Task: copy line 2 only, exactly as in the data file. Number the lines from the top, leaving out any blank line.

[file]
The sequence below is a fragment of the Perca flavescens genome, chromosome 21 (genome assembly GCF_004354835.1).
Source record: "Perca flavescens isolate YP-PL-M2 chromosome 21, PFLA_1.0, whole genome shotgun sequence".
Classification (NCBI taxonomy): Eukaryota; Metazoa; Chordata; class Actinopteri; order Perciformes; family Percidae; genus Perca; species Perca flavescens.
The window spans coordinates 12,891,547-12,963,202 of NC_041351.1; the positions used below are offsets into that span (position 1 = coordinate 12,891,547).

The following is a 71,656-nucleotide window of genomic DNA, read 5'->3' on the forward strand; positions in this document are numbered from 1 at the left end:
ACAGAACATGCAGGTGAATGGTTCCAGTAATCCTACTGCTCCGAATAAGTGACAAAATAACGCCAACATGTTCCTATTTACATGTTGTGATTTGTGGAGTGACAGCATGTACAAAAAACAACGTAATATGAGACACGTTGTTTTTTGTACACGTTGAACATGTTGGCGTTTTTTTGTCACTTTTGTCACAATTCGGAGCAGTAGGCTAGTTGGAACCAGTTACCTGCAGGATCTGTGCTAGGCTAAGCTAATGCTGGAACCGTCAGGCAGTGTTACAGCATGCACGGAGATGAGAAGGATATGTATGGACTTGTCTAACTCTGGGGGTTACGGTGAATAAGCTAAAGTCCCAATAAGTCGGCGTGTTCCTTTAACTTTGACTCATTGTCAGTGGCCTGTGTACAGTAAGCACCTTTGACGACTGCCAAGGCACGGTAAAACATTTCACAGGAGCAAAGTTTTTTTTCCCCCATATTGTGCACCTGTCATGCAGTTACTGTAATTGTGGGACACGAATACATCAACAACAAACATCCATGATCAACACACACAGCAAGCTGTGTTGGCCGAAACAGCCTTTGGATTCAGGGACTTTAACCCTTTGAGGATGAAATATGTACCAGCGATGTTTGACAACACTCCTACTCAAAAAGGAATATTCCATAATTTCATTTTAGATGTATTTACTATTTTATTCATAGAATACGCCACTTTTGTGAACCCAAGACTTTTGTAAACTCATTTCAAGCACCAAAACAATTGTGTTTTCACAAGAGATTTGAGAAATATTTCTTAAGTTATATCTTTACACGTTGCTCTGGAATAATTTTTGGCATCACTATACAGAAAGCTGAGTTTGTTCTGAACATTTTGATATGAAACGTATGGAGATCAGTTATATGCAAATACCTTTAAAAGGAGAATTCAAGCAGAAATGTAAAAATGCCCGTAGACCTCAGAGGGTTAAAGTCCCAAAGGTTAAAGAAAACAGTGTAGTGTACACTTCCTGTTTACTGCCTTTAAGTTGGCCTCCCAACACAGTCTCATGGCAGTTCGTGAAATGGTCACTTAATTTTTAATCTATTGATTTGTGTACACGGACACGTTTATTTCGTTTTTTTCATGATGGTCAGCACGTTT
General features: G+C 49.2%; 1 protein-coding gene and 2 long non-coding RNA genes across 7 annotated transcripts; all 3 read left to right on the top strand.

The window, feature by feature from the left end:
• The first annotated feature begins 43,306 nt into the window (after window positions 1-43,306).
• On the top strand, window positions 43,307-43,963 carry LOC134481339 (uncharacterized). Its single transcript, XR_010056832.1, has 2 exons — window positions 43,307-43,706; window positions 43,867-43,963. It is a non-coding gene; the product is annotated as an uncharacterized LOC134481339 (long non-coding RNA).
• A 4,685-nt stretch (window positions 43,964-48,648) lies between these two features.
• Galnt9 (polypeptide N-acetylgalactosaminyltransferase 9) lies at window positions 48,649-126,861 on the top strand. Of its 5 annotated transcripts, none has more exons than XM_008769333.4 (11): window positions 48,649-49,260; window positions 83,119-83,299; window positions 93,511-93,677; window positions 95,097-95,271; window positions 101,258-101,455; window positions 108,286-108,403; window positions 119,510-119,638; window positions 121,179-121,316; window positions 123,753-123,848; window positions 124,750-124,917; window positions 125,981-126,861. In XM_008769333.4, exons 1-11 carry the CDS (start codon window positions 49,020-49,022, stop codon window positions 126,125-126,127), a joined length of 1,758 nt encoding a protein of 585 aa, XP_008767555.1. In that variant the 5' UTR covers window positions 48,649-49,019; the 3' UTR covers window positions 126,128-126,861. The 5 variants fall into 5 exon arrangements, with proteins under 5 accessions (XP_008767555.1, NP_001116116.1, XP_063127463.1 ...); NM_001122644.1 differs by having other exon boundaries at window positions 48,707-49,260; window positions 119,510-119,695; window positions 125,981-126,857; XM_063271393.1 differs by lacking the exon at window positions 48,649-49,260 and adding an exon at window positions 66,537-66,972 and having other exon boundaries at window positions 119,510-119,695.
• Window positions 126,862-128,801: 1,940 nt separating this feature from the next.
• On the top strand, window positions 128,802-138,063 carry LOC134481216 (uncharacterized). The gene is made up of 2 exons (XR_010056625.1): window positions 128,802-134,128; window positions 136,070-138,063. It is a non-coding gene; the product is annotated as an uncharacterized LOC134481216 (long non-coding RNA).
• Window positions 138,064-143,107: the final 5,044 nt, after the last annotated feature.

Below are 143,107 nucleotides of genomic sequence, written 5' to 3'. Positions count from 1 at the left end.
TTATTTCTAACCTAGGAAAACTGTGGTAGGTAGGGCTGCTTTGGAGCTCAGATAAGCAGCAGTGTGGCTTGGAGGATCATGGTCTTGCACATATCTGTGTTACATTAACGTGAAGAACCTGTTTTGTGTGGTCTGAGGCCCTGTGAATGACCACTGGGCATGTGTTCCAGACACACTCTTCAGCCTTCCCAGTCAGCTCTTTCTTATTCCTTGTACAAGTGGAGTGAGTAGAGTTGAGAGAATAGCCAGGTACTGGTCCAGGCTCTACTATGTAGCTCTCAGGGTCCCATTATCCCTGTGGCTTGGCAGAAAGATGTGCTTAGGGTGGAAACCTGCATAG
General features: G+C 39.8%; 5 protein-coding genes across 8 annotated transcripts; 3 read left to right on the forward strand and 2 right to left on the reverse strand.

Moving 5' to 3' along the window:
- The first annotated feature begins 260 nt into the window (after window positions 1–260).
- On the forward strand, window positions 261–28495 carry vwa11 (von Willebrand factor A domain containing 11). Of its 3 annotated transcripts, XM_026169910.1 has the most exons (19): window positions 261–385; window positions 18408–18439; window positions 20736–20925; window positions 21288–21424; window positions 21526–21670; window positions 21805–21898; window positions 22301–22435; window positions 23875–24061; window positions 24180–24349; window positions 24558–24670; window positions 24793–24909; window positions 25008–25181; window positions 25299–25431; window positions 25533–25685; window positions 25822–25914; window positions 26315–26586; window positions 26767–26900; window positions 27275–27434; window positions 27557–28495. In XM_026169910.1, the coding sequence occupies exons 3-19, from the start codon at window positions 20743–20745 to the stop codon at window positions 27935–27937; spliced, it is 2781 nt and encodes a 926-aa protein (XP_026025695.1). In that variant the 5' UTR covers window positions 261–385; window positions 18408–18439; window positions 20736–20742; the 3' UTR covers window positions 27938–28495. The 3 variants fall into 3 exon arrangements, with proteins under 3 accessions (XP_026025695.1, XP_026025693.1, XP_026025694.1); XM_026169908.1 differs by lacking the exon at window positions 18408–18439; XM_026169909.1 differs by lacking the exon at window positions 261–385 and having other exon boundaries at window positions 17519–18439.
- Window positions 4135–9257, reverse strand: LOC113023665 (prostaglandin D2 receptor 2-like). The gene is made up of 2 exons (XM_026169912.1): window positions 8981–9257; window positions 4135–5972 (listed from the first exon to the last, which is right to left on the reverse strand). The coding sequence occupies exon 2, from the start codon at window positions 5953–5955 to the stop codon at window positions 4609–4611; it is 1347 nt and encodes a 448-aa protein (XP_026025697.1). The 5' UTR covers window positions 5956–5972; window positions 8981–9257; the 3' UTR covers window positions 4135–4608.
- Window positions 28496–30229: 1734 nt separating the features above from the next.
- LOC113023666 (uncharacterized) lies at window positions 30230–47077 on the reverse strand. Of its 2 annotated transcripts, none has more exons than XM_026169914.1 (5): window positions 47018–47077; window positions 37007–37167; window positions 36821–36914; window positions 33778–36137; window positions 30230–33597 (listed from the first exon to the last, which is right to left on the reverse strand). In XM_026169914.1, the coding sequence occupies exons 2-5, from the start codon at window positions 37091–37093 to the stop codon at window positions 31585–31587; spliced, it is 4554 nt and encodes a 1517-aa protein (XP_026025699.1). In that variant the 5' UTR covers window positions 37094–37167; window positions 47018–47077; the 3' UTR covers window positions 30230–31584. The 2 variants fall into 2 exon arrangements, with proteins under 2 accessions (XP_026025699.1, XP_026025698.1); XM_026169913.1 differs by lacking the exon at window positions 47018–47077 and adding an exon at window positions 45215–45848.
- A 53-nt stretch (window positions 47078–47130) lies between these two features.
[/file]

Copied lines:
Source record: "Perca flavescens isolate YP-PL-M2 chromosome 21, PFLA_1.0, whole genome shotgun sequence".